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Meaning and Ostension: From Putnam's Semantics to Contextualism

Abstract : Putnam is known for having demonstated the existence of a new form of context-dependence, namely that which characterizes natural kind terms (and possibly others as well). Terms like ‘tiger' and ‘water' are indexical, Putnam says, since their conditions of application (i.e. the property something has to possess in order to be in the extension of the term) varies with the context of use — in a suitably broad sense of ‘context'. In this talk I focus on the relation between Putnam's semantics and a body of views I call ‘contextualism'. Contextualism generalizes context-sensitivity : it claims that sentences carry contents only in the context of a speech act. This view was put forward by ordinary language philosophers in the mid-twentieth century, and it has re-surfaced in recent times in the works of philosophers like John Searle, Charles Travis, and myself. In the talk I argue that Putnam's semantics has strong affinities with contextualism.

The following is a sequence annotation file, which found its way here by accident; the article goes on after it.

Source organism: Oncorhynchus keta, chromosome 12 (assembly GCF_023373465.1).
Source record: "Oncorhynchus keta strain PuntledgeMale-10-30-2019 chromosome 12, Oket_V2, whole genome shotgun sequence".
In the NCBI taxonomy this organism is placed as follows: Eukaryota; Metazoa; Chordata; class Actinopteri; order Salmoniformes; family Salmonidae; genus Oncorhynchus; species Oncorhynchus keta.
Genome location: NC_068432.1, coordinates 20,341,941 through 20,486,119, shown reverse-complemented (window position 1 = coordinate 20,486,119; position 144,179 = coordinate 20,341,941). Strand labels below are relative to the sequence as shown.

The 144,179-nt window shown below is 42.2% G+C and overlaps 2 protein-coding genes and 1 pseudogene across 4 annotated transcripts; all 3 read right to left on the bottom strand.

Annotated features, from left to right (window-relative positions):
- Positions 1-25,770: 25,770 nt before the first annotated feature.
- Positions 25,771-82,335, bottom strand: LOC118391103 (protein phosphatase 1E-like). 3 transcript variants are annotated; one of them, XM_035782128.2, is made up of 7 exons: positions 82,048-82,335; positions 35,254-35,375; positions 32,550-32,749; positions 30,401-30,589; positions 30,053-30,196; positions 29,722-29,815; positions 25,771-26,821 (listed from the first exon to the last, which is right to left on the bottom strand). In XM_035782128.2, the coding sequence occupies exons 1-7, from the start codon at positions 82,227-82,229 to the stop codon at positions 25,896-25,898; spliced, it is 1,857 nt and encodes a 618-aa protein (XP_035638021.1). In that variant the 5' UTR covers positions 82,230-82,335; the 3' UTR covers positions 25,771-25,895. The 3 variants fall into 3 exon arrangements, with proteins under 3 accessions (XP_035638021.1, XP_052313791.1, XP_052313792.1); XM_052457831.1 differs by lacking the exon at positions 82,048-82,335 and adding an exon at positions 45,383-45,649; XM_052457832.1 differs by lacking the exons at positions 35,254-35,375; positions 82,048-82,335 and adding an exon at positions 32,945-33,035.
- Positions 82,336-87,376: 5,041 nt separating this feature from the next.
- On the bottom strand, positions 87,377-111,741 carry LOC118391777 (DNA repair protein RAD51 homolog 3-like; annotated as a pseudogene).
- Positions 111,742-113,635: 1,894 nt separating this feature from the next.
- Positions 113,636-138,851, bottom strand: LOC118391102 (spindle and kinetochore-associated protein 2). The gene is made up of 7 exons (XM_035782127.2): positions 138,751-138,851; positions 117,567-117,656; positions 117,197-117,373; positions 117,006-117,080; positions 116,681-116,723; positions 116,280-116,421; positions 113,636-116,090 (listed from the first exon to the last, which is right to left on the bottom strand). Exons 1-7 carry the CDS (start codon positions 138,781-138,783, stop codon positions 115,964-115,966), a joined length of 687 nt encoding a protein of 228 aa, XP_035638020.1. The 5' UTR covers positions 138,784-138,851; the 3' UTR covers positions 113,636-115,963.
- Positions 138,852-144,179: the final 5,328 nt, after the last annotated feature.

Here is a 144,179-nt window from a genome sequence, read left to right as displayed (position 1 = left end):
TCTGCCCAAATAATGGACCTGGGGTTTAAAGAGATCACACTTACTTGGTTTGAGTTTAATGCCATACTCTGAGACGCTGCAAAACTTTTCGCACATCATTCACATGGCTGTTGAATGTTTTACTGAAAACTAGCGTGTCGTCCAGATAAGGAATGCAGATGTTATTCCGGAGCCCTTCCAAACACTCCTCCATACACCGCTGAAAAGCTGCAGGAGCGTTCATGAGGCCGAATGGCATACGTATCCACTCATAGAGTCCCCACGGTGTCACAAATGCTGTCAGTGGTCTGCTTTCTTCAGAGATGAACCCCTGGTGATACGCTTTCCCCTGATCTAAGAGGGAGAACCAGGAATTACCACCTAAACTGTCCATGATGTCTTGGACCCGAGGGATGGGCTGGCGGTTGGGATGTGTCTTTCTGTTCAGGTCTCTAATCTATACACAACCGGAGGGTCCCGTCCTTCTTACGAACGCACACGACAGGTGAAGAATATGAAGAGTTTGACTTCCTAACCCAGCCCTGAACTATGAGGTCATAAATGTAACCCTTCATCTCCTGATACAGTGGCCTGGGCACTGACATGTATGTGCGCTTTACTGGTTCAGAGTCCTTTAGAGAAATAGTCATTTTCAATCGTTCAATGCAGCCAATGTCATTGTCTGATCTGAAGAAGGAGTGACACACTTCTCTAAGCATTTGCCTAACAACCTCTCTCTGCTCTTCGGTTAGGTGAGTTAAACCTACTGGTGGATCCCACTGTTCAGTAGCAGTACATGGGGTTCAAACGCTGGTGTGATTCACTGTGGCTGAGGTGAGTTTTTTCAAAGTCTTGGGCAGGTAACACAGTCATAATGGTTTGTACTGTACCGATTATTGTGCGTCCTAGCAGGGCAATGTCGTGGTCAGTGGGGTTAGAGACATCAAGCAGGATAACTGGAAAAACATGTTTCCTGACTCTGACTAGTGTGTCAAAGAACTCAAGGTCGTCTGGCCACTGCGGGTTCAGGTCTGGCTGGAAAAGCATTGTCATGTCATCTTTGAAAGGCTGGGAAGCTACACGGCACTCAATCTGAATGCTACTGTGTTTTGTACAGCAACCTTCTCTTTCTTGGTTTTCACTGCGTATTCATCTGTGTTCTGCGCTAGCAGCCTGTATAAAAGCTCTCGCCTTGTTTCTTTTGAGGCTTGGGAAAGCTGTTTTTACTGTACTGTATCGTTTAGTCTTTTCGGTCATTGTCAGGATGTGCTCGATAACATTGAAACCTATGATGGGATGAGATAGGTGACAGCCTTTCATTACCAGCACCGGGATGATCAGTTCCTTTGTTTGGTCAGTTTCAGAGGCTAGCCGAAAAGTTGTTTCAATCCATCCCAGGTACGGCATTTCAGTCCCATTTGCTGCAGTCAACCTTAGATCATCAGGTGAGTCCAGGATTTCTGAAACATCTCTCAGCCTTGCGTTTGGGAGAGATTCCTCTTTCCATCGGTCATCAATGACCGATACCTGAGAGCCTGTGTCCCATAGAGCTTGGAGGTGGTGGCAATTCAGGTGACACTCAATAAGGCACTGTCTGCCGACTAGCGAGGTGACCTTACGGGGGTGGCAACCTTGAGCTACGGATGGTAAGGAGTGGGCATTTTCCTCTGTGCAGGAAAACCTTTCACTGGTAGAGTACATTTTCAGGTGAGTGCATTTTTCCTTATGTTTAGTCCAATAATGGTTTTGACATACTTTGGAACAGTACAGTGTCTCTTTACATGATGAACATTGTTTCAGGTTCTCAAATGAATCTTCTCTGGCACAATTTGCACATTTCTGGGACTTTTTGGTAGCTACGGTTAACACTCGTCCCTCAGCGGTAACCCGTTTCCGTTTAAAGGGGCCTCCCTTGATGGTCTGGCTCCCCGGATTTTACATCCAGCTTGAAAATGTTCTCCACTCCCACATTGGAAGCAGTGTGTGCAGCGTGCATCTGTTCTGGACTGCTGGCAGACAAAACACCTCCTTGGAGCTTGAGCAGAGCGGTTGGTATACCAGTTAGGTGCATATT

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Contributor : François Recanati <>
Submitted on : Sunday, March 20, 2005 - 9:32:41 PM
Last modification on : Friday, July 2, 2021 - 9:58:02 AM
Long-term archiving on: : Saturday, April 3, 2010 - 8:43:51 PM


  • HAL Id : ijn_00000599, version 1



François Recanati. Meaning and Ostension: From Putnam's Semantics to Contextualism. 2005. ⟨ijn_00000599⟩



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